Willicroft, the Netherlands brand which became the first plant-based cheese B Corp this March, reveals to vegconomist it has sown its first white beans — the staple ingredient in the brand’s cheese recipes — as it prepares to upscale in 2023.
“Our goal is for this project to become a catalyst for transitioning dairy farmers away from dairy farming”
Two years ago, Willicroft became aware of the extremely high emissions of cashews — the previous main ingredient — through an initial lifecycle assessment. The team set about looking for alternative ingredients that could tackle a multitude of factors – lower emissions, similar nutritional profile, neutral colour and flavour to name a few. Most importantly, this new base ingredient needed to be grown within or close to its consumer base in the Netherlands.
Two weeks ago, the first seeds of white beans were sown in the Netherlands with the Lamers family at their farm De Scholvert. Willicroft is growing four different varieties of beans across a hectare of land with students from Wageningen University and Louis Bolk Institute monitoring the results.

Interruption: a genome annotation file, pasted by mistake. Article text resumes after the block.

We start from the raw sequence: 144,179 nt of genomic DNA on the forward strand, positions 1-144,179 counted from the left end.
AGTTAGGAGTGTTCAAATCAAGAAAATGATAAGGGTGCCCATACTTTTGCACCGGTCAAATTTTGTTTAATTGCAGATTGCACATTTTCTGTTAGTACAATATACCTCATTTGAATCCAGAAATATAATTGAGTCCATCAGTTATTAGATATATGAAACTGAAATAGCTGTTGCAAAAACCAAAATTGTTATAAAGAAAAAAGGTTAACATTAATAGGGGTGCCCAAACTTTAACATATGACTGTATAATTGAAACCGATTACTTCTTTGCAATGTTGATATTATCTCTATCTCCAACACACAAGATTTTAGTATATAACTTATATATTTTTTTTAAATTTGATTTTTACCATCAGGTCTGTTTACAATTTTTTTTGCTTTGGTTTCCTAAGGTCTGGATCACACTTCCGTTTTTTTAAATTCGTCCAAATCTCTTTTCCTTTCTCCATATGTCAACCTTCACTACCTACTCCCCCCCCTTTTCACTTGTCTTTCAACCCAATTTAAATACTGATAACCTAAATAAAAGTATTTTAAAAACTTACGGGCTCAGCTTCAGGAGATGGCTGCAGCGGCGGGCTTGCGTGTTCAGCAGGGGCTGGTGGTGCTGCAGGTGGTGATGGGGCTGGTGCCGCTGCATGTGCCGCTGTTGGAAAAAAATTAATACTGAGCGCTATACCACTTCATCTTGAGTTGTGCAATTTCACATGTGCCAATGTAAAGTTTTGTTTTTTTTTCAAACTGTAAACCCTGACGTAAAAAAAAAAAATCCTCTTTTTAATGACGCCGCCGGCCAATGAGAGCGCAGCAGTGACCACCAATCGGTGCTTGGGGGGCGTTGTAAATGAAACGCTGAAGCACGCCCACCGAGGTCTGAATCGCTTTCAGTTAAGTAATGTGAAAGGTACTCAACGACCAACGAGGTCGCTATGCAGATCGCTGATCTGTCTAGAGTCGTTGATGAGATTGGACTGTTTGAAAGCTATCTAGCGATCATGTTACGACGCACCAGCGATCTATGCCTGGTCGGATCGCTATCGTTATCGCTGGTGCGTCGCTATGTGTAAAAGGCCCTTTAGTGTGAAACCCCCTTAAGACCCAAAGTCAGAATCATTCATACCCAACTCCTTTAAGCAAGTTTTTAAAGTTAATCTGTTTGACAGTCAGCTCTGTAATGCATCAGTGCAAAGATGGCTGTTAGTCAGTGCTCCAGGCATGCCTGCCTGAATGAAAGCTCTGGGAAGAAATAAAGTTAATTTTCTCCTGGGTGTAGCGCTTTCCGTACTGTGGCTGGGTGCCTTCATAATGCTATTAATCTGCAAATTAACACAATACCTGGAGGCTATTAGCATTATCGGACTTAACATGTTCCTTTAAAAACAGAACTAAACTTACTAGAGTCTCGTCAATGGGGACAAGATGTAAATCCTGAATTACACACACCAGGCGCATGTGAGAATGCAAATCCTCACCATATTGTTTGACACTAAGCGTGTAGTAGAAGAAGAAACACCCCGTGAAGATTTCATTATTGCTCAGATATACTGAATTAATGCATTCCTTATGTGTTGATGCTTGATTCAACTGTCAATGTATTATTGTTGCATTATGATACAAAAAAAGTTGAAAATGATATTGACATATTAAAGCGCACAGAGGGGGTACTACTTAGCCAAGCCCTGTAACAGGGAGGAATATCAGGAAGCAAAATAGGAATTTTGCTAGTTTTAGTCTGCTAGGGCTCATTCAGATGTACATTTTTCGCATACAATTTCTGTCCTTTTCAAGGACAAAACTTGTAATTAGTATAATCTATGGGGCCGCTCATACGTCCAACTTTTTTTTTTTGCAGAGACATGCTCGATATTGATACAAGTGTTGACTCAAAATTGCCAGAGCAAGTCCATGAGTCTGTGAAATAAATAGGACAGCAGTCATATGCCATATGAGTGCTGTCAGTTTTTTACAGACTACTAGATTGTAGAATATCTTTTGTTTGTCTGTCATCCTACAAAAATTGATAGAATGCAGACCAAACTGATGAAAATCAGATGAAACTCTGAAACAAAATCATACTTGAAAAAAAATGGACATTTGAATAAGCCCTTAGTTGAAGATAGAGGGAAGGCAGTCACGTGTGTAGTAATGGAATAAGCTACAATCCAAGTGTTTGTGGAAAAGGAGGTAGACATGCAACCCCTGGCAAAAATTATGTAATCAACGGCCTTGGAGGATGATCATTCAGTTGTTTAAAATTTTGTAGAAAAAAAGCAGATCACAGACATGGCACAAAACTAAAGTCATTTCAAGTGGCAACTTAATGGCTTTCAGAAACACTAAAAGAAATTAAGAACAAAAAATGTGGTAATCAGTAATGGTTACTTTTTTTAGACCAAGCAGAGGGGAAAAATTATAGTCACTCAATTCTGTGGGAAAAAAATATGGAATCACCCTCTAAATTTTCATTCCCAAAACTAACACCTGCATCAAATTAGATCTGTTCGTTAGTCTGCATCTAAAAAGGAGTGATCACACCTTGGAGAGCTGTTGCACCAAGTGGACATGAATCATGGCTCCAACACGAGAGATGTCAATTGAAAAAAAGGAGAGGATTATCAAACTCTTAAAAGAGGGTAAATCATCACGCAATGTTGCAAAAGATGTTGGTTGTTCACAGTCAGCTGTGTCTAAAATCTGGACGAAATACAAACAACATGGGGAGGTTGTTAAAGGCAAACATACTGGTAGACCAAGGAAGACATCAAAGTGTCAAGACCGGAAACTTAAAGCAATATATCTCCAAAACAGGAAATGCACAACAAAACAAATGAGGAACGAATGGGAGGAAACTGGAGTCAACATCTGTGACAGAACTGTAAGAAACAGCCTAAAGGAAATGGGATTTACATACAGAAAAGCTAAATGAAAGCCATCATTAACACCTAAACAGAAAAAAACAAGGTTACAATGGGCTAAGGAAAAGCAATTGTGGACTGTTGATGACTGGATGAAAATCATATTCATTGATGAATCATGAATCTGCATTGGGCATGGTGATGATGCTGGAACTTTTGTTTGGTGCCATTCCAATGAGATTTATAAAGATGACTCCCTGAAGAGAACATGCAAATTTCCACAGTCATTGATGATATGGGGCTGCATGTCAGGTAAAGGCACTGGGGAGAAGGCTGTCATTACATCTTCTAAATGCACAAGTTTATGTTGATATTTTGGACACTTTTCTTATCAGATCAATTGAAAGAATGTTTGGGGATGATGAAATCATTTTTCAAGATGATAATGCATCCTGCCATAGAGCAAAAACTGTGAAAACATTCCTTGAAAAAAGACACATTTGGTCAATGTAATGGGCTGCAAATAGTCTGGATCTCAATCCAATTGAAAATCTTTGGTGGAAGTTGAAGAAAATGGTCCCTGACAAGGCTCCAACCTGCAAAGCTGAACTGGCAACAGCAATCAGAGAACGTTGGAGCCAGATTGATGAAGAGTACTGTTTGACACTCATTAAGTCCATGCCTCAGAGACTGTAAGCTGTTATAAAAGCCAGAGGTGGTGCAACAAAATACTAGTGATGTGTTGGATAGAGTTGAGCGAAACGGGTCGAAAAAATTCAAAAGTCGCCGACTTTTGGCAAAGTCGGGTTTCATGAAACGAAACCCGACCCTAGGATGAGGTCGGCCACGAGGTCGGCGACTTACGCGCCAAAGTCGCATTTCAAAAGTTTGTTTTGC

Transitioning farmers from dairy to plants
“This will allow us to explore regen farming for the first time, lower our emissions, fixate nitrogen and from next year transition farmers away from dairy farming onto arable farming,” says founder Brad Vanstone.
Next year the company, which recently secured €2 million to fund growth in the UK, Germany and the Nordics, is aiming to upscale the project to cover the company’s entire bean supply chain whilst also making the project fully regenerative.
The Dutch government in the Netherlands has allocated 25bn EUR to lower the number of reduce livestock numbers significantly over the next decade but is currently solely funding the purchase of farms rather than the transition of farmers onto other methods of farming, explains Vanstone.
“As we transition our food system we believe it’s super important we solve the issues of our food system at their root cause. Our goal is for this project to become a catalyst for transitioning dairy farmers away from dairy farming and onto regenerative arable farming.
“it’s super important we solve the issues of our food system at their root cause”
“In Europe, we receive the lowest amount of protein from beans and pulses compared to all other continents importing up to 95% of each variety when they can be grown perfectly well in this part of the world. It’s time we changed that”.